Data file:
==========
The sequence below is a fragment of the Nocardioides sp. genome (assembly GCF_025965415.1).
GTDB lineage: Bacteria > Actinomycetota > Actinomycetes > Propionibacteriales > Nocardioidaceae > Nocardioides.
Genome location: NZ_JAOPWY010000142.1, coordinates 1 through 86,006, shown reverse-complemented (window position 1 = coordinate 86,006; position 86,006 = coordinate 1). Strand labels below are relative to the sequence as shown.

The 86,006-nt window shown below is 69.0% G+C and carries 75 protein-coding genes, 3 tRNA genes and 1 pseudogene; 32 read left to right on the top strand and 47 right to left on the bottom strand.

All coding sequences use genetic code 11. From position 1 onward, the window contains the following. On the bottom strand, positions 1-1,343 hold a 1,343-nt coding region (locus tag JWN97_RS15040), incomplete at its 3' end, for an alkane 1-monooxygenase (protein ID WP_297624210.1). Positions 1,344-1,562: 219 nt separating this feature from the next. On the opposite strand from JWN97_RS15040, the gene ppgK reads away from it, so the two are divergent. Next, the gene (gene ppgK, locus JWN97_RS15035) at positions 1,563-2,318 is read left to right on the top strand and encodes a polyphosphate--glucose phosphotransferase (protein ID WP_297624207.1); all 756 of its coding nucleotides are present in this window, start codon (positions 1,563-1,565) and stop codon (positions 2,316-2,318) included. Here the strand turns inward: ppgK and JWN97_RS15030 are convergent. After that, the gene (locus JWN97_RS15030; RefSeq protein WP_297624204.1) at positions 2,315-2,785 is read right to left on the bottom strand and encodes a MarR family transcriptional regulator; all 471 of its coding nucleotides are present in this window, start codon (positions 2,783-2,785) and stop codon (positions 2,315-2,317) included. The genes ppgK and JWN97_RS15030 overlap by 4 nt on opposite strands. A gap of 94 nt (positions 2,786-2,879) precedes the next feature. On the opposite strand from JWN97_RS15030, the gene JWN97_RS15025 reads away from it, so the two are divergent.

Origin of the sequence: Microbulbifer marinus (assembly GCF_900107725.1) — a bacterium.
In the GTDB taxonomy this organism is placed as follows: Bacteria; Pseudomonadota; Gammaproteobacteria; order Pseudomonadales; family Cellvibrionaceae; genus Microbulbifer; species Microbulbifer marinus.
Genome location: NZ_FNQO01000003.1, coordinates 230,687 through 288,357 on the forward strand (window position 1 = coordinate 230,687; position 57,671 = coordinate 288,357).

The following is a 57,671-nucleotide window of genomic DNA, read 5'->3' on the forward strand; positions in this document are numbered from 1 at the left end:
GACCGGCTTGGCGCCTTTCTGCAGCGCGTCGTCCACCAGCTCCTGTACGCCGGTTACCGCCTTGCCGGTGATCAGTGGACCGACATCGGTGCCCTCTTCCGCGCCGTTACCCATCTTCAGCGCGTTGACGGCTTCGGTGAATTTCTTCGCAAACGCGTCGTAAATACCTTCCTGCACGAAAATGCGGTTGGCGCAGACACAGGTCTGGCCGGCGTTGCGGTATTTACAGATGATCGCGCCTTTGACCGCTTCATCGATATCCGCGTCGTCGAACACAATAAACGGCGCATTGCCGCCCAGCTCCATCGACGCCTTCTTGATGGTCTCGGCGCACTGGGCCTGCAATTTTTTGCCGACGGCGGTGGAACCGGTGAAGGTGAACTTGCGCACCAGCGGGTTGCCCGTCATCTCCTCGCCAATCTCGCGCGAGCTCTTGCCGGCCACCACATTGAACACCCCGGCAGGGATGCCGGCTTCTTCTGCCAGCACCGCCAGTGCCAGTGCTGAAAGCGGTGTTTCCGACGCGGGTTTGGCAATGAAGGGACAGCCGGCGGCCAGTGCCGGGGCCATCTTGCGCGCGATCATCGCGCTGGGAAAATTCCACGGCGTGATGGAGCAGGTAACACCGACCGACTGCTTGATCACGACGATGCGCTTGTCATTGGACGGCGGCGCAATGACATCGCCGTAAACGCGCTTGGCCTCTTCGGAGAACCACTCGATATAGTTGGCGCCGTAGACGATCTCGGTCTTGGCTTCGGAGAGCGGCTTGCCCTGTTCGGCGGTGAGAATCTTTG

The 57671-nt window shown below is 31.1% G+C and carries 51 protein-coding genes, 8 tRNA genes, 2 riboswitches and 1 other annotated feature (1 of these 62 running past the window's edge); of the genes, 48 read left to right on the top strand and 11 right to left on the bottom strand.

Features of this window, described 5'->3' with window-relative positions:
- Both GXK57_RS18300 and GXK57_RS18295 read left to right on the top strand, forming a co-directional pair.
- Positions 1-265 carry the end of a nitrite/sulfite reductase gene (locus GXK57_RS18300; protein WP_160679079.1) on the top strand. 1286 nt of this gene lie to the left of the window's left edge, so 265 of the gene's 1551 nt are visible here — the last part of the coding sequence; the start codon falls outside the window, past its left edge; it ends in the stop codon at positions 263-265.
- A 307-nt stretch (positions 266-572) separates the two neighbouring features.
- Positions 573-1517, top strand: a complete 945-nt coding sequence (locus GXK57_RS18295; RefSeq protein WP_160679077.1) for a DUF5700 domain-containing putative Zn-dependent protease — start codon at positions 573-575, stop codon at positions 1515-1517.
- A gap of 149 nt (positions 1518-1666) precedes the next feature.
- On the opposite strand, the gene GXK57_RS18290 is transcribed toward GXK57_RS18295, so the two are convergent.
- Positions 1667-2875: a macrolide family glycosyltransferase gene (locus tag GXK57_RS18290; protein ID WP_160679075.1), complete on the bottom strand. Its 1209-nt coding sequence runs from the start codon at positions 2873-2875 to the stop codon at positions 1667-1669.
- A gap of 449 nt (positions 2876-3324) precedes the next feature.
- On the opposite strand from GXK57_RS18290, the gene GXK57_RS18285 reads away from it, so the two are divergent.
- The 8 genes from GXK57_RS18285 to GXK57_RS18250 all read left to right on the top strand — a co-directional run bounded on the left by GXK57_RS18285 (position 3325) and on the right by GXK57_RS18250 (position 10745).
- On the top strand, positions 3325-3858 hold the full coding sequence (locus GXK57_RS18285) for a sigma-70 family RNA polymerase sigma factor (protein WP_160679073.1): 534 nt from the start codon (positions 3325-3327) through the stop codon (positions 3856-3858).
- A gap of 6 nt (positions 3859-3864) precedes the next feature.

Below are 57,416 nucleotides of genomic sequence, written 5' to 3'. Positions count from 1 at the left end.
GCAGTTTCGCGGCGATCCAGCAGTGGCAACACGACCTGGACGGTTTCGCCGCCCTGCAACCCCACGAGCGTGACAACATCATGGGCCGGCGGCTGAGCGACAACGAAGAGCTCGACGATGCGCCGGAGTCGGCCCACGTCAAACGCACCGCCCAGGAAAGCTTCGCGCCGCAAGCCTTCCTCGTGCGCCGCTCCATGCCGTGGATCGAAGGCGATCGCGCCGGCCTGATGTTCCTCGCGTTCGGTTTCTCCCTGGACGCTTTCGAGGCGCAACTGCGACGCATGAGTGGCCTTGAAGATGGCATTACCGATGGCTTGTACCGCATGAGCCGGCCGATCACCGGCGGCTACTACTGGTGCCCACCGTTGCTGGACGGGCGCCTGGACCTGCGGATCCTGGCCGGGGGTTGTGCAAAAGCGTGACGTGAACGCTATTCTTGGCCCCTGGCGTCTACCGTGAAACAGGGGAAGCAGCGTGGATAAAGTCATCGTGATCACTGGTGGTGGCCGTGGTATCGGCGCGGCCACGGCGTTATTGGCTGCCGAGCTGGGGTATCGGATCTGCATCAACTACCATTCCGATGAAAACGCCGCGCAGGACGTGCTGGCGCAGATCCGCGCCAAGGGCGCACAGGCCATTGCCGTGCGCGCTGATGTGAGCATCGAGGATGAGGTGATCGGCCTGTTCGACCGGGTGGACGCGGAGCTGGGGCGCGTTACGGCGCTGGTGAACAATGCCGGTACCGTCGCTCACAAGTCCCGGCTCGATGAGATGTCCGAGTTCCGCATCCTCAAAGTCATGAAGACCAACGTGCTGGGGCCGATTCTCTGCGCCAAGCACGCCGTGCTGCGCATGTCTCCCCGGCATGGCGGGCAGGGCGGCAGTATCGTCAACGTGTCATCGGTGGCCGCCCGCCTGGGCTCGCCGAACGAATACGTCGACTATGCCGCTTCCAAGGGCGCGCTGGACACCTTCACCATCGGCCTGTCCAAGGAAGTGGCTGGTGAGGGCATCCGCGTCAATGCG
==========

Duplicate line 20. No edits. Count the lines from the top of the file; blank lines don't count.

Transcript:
- A gap of 449 nt (positions 2876-3324) precedes the next feature.